Rivers left the door open for West to come back against Miami on Sunday. It will largely depend on how West does at practice, who went through his first full-contact work this week.
The Celtics may need him. Nate Robinson left the Lakers game at the 8:45 mark of the second quarter with a bruised knee and didn’t return. Without Robinson the Celtics bench was reduced to Glen Davis and Von Wafer. Rookie Avery Bradley played less than two minutes to finish out the third quarter because of foul trouble and fellow rookie Luke Harangody was a DNP-coaches decision.
The Celtics have been waiting for West for most of the season. He missed the first 10 games with a suspension and then broke his wrist just five games into his return. His return will help their backcourt depth, which has been depleted with the loss of Marquis Daniels.
|Celtics prepare for life without Marquis Daniels||02.09.11 at 4:22 pm ET|
“It puts us in a terrible spot,” Rivers said after practice Wednesday. “Going into the year, that was the area of concern because we knew we were one injury away from being very thin and unfortunately it happened.”
The Celtics simply don’t know how long Daniels will be out after he suffered a bruised spinal cord during Sunday’s game with the Magic. Team president Danny Ainge said they would hopefully know more next week after Daniels consults with various doctors and is offered an array of medical opinions.
“The Marquis situation is still a little bit up in the air,” Ainge said. “We’ll probably know more in a week or so what’s going on there, what’s going on in Marquis’ mind, get some different opinion from doctors. That is complicated and the fact that we don’t have Delonte [West] healthy, that complicates the matter as well. We’re thin now. If we had Delonte and Von [Wafer] we’d be fine.”
Ainge expressed confidence in Wafer’s ability to handle the backup small forward role, but Rivers was a little more skeptical.
“He’s not big enough to be that guy,” Rivers said. “We’re going to have to do something. We worked on it today and I’ve been here seven years and you’ve seen me trap probably 10 times. We’re going to have to start trapping, which weakens your defense. I hate it. But we worked on it today and we’re going to work on it every day until we get another [small forward].”
There are still a few ways for Rivers to get creative with his lineups. “It depends on who we have, and what we can get away with honestly,” Rivers said.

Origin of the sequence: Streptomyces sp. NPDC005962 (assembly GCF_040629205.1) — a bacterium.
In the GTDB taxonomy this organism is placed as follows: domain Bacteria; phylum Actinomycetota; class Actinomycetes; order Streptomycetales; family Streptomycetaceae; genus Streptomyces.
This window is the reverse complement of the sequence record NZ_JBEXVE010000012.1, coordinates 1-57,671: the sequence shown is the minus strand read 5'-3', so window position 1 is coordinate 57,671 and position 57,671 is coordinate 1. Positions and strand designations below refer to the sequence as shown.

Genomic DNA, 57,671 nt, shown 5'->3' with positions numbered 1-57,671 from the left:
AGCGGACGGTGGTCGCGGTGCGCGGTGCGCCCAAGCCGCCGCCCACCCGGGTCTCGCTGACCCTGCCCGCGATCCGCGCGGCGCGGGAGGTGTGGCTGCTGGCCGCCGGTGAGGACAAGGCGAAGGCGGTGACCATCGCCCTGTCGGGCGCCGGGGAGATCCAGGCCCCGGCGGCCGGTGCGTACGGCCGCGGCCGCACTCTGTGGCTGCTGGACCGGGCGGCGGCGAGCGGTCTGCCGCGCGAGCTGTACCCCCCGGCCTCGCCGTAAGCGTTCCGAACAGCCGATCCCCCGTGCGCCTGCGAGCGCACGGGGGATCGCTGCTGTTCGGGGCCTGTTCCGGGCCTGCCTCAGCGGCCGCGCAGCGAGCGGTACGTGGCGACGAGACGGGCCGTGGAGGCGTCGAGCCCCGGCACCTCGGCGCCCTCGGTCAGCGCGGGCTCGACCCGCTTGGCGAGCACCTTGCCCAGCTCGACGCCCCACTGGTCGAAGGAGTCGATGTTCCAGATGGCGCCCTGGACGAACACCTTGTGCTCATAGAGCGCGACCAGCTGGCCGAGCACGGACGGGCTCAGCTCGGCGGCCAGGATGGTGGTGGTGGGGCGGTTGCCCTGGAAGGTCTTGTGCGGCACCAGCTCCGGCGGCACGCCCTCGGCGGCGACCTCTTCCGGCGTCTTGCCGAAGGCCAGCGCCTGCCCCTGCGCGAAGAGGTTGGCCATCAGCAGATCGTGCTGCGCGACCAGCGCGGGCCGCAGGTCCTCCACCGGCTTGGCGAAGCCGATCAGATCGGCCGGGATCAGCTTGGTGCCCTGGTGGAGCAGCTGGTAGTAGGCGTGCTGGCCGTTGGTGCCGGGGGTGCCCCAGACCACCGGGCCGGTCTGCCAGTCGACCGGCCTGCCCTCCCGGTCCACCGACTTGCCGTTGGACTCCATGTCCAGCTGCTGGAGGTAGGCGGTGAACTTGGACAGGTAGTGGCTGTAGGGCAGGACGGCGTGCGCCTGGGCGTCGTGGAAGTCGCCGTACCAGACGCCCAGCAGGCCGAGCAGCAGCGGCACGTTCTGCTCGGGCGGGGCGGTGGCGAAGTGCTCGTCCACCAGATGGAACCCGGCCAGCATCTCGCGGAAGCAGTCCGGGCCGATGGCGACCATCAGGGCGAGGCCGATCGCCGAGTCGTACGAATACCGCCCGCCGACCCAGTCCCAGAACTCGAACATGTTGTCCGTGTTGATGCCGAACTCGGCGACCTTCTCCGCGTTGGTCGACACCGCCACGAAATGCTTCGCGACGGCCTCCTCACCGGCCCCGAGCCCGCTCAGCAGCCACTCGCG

He can play a small lineup with Ray Allen in the spot alongside Rajon Rondo and either Wafer or Nate Robinson. He might consider going the other way and using Glen Davis in the spot. Of particular concern is Sunday’s game with the Heat and a certain someone named LeBron James.
“When Paul goes out, somebody’s going to have to guard LeBron,” Rivers said. “We don’t have that someone.”
They don’t care that the Celtics had just 10 players for practice Wednesday. They don’t care that Paul Pierce was home sick instead of gearing up for the rematch with the Lakers Thursday night at TD Garden. They don’t care that 38-year-old Shaquille O’Neal is nursing a sore right Achilles tendon that has forced him to miss the last three games.
They don’t care that Semih Erden is about to miss his second straight game with a right adductor strain. They don’t care that the Celtics don’t have a proven replacement for Marquis Daniels, who went down with a bruised spinal cord on Sunday afternoon.
“You come to play the game,” Rivers said. “We don’t worry about the body count. They’re not going to worry about the body count, I can guarantee you that. We’ll be read. We’ll be fine.”
All the Lakers care about is getting revenge for that 109-96 Celtics win on Jan. 30 at Staples Center.
The Celtics were reduced to 10 healthy players in practice on Wednesday.
On the bright side, Delonte West participated in his first full contact practice since his broken right wrist, suffered on Nov. 24 against New Jersey.
“We had 10,” Rivers said following Wednesday’s practice. “Paul’s is sick so he stayed at home. Semih is out, Shaq is out. Delonte practiced today but he won’t play [Thursday] or probably won’t play until after the break.”
Rivers said he does expect Pierce to play Thursday but not O’Neal or Erden. “I expect him to play,” Rivers said of Pierce. “He’s just not feeling good. We’ll see [Thursday]. I don’t expect Shaq, I don’t expect Semih. I don’t think [O’Neal] can go yet so we’re just going to wait until he gets healthy.”
Rivers said West was allowed to return but cautioned his players to try and use good judgment so that West’s right wrist wouldn’t be hit.
“We told [players] no reaching which is impossible with some of our guys but other than that, we got through it,” Rivers said.